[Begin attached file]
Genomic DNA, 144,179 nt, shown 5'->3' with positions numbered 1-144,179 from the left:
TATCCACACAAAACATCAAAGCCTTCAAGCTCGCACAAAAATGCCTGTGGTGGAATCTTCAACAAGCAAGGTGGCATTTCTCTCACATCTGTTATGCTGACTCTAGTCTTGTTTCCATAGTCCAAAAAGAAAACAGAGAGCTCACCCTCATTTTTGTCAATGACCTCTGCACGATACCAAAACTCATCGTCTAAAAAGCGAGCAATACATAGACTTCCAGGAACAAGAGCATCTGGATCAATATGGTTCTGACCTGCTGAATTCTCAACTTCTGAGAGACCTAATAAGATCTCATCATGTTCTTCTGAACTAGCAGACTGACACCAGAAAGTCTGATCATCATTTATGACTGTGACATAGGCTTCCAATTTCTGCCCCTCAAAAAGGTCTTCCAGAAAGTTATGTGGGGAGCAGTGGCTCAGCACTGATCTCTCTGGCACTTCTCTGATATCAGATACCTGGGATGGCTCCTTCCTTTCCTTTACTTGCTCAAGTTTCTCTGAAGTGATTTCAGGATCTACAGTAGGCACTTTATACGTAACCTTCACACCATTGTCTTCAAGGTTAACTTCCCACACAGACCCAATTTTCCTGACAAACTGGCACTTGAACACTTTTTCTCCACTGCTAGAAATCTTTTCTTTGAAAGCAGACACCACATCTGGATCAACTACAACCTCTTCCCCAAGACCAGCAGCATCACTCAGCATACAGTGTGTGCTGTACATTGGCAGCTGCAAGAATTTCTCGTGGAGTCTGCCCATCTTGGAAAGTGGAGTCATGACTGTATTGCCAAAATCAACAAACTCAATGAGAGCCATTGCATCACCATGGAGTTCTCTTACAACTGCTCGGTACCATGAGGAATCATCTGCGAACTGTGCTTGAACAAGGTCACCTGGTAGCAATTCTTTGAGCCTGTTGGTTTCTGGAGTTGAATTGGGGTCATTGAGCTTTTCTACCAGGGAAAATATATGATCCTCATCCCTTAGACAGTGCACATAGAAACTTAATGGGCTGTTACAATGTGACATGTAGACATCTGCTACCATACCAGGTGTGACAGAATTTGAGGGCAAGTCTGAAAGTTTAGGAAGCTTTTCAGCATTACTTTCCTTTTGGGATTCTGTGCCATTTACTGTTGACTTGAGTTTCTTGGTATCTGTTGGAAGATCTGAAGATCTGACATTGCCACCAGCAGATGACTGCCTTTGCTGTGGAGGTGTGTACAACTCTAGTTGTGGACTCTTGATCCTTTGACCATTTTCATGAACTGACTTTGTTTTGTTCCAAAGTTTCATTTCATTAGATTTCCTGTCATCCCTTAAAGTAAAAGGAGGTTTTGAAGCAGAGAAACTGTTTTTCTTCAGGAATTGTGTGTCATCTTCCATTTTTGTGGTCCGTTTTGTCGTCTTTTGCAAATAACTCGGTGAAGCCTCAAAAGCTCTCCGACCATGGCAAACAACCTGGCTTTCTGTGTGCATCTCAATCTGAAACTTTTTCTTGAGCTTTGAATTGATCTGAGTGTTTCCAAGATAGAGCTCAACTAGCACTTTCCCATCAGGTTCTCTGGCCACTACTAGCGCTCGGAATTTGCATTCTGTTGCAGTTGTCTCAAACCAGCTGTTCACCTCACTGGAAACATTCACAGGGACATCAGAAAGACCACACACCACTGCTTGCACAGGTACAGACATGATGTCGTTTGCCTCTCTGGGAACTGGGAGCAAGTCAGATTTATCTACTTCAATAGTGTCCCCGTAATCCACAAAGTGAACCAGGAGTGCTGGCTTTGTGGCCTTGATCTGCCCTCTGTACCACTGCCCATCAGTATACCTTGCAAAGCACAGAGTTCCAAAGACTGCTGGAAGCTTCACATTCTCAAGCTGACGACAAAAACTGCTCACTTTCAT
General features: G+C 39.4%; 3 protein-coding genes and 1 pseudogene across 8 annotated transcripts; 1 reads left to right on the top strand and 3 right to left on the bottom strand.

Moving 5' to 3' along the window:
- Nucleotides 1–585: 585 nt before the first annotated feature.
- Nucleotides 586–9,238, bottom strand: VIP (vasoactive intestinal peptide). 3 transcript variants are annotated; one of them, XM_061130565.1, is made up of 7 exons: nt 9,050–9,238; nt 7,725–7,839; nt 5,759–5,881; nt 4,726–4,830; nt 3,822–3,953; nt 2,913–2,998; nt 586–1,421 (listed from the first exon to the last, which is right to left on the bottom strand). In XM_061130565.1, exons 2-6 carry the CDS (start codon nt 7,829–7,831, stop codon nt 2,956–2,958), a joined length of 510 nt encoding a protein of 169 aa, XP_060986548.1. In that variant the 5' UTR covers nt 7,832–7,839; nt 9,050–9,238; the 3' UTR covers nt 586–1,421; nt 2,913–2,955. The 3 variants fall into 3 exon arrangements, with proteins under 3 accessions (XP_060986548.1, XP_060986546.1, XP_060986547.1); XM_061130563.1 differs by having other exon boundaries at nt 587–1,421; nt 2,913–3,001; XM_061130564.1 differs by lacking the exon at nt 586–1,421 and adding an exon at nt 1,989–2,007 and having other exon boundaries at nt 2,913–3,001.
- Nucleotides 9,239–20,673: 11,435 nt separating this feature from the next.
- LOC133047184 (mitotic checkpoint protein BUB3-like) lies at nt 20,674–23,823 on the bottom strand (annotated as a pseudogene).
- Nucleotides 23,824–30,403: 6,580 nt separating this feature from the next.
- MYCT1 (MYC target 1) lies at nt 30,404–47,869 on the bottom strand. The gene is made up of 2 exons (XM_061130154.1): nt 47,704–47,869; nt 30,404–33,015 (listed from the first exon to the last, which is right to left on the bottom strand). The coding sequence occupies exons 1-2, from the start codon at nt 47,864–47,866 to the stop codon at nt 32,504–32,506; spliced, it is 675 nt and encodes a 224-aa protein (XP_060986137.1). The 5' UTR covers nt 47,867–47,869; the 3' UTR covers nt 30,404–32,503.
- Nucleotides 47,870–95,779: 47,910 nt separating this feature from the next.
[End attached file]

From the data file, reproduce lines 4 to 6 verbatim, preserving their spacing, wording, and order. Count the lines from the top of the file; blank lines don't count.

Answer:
Moving 5' to 3' along the window:
- Nucleotides 1–585: 585 nt before the first annotated feature.
- Nucleotides 586–9,238, bottom strand: VIP (vasoactive intestinal peptide). 3 transcript variants are annotated; one of them, XM_061130565.1, is made up of 7 exons: nt 9,050–9,238; nt 7,725–7,839; nt 5,759–5,881; nt 4,726–4,830; nt 3,822–3,953; nt 2,913–2,998; nt 586–1,421 (listed from the first exon to the last, which is right to left on the bottom strand). In XM_061130565.1, exons 2-6 carry the CDS (start codon nt 7,829–7,831, stop codon nt 2,956–2,958), a joined length of 510 nt encoding a protein of 169 aa, XP_060986548.1. In that variant the 5' UTR covers nt 7,832–7,839; nt 9,050–9,238; the 3' UTR covers nt 586–1,421; nt 2,913–2,955. The 3 variants fall into 3 exon arrangements, with proteins under 3 accessions (XP_060986548.1, XP_060986546.1, XP_060986547.1); XM_061130563.1 differs by having other exon boundaries at nt 587–1,421; nt 2,913–3,001; XM_061130564.1 differs by lacking the exon at nt 586–1,421 and adding an exon at nt 1,989–2,007 and having other exon boundaries at nt 2,913–3,001.